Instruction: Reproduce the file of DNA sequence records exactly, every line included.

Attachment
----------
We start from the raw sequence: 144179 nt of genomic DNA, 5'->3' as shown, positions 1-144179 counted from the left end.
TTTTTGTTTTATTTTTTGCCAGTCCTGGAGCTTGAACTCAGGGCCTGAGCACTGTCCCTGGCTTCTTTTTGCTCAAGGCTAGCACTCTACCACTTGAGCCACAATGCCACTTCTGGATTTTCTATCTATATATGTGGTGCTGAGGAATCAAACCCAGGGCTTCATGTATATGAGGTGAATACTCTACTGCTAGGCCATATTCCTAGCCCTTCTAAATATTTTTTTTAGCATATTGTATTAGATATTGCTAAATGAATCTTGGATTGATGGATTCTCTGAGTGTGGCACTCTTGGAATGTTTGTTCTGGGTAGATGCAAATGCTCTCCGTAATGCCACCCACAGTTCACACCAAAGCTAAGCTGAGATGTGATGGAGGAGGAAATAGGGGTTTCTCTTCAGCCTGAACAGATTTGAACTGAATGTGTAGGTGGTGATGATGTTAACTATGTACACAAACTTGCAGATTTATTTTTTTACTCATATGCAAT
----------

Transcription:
We start from the raw sequence: 144179 nt of genomic DNA, 5'->3' as shown, positions 1-144179 counted from the left end.
TTTTTGTTTTATTTTTTGCCAGTCCTGGAGCTTGAACTCAGGGCCTGAGCACTGTCCCTGGCTTCTTTTTGCTCAAGGCTAGCACTCTACCACTTGAGCCACAATGCCACTTCTGGATTTTCTATCTATATATGTGGTGCTGAGGAATCAAACCCAGGGCTTCATGTATATGAGGTGAATACTCTACTGCTAGGCCATATTCCTAGCCCTTCTAAATATTTTTTTTAGCATATTGTATTAGATATTGCTAAATGAATCTTGGATTGATGGATTCTCTGAGTGTGGCACTCTTGGAATGTTTGTTCTGGGTAGATGCAAATGCTCTCCGTAATGCCACCCACAGTTCACACCAAAGCTAAGCTGAGATGTGATGGAGGAGGAAATAGGGGTTTCTCTTCAGCCTGAACAGATTTGAACTGAATGTGTAGGTGGTGATGATGTTAACTATGTACACAAACTTGCAGATTTATTTTTTTACTCATATGCAAT